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Rights of victims of crime in criminal proceedings - Germany

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You will be considered a victim of crime if you have suffered damage, for example you have been injured or your property has been damaged or stolen as a result of an incident which constitutes a crime according to national law. As a victim of crime, the law grants you certain individual rights before, during and after court proceedings (trial).

Criminal proceedings in Germany start with investigations that are conducted by the police and the public prosecution office. If there is insufficient evidence against the suspect to press charges, the public prosecution office terminates the proceedings. If, on the other hand, sufficient evidence is available, the public prosecution office will prefer public charges against the suspect before a court. It may, however, also terminate proceedings by way of exception, for example if the suspect has made reparations for material damage caused to you or has fulfilled certain conditions and instructions.

If the court opens the main proceedings following the indictment, it will examine the evidence against the accused at a hearing in court. If it finds the accused guilty, it will convict him and set a penalty. The court may, however, also terminate the proceedings against the accused, for example if the accused shows remorse and has participated in victim-offender mediation. If the evidence against the accused is insufficient, the court must acquit him. If a judgment is handed down, the criminal proceedings may be continued in a higher court following an appeal.

You as a victim can take part in criminal proceedings as a witness or have a more active role by formally becoming a private prosecutor or private accessory prosecutor and thus benefit from a variety of rights available to you. As a private prosecutor you will take the place of the public prosecutor; as a private accessory prosecutor you will take part in the proceedings alongside the public prosecutor.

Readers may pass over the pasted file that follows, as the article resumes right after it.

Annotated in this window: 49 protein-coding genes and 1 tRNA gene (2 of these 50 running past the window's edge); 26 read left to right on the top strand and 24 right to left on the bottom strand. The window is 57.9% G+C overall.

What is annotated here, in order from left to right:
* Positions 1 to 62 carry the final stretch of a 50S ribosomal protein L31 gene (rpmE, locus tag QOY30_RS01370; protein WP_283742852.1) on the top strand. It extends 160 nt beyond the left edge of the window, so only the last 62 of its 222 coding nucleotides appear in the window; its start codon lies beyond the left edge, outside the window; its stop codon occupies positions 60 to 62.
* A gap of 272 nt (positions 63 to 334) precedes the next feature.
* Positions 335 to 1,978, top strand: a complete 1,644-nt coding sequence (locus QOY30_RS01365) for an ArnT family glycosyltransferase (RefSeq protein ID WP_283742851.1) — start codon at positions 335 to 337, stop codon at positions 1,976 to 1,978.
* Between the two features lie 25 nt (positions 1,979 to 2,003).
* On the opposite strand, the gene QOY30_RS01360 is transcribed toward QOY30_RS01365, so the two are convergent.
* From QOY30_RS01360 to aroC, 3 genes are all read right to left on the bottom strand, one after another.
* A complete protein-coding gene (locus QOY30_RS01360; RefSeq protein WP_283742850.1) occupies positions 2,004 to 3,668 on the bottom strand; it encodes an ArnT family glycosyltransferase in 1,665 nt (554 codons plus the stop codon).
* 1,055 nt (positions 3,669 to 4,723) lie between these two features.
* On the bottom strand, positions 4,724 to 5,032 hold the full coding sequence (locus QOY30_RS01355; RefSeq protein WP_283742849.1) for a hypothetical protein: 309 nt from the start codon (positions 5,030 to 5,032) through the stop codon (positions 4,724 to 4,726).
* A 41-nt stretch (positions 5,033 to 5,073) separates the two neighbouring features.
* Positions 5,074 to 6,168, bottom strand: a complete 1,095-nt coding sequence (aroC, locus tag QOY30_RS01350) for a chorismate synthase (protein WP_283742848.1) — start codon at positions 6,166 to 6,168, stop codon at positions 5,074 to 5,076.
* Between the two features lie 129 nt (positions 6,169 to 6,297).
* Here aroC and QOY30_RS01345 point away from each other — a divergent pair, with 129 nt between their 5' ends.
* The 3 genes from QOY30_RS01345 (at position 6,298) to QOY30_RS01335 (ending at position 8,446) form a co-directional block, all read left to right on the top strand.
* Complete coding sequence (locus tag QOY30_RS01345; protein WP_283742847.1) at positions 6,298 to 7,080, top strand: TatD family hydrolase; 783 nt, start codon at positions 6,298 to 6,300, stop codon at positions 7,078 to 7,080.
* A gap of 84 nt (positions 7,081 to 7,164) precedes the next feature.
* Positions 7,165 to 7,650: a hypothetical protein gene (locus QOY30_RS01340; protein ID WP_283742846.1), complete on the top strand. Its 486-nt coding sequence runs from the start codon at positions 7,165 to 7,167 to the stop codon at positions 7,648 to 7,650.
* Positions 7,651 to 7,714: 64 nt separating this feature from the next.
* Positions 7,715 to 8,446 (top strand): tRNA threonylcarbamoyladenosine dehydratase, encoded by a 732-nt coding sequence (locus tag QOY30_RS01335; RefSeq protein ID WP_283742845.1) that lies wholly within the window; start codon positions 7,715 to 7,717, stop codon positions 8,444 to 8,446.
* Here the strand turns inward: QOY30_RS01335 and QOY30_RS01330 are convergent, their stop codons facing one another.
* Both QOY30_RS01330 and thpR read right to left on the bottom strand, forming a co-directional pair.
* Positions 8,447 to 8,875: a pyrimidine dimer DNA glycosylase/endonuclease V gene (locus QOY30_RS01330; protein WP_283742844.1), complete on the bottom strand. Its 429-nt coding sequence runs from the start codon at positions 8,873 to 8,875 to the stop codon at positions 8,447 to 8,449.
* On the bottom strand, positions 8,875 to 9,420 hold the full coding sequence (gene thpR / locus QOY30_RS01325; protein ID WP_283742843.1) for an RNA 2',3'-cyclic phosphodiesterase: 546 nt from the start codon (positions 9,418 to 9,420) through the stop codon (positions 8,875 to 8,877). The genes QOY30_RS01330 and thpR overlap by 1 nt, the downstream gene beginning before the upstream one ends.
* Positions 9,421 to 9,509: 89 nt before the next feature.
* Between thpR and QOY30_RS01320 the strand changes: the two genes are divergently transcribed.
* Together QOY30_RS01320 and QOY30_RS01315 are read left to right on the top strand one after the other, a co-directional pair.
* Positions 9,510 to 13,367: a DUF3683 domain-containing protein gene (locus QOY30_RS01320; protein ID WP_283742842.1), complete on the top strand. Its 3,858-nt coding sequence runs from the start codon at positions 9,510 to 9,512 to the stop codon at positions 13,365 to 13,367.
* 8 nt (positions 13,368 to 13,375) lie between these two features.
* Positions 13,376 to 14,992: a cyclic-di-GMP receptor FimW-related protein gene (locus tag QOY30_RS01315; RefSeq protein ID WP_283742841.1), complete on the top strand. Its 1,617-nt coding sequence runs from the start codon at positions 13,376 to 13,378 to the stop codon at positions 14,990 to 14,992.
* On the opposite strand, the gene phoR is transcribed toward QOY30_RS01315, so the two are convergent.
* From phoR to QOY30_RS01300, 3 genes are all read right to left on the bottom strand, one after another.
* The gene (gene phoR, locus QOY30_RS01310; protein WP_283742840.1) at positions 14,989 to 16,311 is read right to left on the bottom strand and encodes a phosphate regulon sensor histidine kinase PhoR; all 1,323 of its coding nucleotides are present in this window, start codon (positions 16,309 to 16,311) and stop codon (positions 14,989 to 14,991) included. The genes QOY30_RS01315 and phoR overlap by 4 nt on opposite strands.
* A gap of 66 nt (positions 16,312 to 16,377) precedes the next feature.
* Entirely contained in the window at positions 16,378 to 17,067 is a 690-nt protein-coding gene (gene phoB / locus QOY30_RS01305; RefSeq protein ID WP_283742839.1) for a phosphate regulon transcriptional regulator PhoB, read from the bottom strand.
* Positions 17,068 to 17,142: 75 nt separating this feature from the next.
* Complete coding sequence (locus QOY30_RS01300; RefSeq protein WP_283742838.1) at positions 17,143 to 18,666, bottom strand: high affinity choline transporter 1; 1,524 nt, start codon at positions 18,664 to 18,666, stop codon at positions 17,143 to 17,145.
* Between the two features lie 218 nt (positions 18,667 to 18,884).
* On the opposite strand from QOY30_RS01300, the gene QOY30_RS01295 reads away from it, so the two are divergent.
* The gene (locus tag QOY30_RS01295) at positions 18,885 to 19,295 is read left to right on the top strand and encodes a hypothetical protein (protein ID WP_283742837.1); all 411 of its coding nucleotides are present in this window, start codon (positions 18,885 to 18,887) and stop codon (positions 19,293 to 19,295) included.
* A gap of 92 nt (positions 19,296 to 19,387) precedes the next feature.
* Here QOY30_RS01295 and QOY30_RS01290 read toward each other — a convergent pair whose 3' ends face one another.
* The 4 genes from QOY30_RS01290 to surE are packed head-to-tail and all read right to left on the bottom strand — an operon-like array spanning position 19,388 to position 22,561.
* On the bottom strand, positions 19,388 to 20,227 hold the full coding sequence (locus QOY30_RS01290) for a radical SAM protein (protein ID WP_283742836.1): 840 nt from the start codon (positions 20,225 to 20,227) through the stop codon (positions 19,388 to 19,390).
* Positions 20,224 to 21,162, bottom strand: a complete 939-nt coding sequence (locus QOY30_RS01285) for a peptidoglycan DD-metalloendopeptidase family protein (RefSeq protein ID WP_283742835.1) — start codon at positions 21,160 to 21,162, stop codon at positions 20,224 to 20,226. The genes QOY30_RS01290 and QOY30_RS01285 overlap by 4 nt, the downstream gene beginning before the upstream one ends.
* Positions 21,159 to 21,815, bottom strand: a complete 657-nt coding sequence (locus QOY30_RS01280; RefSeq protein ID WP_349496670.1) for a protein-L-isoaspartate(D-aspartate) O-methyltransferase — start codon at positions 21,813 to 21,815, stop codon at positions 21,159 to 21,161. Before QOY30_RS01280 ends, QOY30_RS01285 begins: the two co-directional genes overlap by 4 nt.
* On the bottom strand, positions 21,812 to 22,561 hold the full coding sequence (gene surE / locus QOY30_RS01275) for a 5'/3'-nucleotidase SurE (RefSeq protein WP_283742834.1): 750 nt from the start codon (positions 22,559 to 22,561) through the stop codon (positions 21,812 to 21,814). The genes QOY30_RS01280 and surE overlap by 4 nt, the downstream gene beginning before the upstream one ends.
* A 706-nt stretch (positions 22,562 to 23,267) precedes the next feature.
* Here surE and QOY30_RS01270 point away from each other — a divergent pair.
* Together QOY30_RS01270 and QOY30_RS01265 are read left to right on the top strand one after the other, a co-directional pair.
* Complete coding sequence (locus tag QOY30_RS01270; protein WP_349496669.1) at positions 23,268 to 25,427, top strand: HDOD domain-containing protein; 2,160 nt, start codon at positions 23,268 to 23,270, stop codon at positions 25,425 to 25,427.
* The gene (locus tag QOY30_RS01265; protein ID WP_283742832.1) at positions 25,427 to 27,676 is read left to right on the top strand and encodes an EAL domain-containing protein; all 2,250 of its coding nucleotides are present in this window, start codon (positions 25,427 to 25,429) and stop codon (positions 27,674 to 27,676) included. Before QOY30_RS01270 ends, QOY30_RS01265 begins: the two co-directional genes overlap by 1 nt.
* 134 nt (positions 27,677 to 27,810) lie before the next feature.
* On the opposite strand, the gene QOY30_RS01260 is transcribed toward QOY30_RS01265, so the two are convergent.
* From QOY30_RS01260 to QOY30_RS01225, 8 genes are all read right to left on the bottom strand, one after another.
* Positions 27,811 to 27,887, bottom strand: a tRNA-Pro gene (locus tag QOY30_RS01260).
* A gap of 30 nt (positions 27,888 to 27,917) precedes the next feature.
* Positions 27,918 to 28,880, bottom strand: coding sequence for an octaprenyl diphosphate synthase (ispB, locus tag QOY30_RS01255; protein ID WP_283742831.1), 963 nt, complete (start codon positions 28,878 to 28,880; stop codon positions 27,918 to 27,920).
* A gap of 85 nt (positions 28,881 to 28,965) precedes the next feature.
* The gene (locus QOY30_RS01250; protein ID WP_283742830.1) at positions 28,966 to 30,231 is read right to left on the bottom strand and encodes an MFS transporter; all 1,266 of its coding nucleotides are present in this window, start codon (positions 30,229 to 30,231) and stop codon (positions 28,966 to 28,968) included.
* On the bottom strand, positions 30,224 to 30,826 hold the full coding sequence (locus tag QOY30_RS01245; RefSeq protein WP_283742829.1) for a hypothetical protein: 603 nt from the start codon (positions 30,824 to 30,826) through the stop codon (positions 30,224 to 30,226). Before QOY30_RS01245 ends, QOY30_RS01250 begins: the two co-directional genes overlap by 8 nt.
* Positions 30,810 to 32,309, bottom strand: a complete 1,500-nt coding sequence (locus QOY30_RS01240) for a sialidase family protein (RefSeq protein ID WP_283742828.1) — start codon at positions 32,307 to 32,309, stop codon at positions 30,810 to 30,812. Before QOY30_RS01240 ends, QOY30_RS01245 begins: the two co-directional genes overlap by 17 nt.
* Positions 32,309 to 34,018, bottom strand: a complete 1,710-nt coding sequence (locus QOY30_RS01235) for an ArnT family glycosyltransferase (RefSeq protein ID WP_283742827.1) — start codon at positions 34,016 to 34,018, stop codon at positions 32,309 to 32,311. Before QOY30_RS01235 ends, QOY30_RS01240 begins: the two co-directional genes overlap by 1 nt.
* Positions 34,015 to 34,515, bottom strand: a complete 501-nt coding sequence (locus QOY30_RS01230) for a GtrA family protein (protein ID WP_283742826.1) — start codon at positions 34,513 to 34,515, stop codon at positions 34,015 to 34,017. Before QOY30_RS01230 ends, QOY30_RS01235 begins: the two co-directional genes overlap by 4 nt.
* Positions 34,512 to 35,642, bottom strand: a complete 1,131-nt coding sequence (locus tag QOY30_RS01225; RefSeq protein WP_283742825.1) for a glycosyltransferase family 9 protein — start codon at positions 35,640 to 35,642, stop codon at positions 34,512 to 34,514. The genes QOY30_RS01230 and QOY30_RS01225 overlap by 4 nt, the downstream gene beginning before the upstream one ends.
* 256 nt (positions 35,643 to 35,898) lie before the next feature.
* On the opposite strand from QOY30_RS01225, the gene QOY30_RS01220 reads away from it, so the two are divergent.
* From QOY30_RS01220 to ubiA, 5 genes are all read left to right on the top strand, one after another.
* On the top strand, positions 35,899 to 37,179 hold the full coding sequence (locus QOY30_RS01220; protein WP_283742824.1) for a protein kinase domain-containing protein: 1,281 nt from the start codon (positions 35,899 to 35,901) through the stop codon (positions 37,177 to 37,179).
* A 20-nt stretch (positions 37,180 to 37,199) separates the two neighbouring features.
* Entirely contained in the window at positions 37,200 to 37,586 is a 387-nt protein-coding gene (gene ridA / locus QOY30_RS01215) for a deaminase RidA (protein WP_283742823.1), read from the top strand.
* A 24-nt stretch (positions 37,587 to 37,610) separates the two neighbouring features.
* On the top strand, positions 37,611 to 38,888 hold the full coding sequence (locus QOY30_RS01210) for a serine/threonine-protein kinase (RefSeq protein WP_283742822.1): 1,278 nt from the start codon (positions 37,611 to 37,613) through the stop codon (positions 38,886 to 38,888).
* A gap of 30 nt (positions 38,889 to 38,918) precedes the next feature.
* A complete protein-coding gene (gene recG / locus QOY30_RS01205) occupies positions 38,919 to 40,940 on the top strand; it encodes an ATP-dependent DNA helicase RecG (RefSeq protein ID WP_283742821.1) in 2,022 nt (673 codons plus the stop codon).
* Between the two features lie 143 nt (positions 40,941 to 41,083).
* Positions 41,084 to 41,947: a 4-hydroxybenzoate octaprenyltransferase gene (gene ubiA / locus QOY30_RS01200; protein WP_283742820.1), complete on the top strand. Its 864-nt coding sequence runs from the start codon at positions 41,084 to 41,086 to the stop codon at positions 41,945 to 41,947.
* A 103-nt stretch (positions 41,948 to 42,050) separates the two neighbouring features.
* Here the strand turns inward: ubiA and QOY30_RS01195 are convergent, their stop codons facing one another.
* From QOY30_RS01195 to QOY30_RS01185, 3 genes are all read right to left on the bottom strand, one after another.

The following fact sheets will take you through the different stages in the proceedings, describing your rights Link opens in new windowduring the investigation of the crimeLink opens in new windowduring the court proceedings and Link opens in new windowafter the first court proceedings. You can also find out more about the Link opens in new windowhelp and support you can get.

The national language version of this page is maintained by the respective Member State. The translations have been done by the European Commission service. Possible changes introduced in the original by the competent national authority may not be yet reflected in the translations. The European Commission accepts no responsibility or liability whatsoever with regard to any information or data contained or referred to in this document. Please refer to the legal notice to see copyright rules for the Member State responsible for this page.
Member States in charge of the management of national content pages are in the process of updating some of the content on this website in the light of the withdrawal of the United Kingdom from the European Union. If the site contains content that does not yet reflect the withdrawal of the United Kingdom, it is unintentional and will be addressed.

Last update: 13/04/2018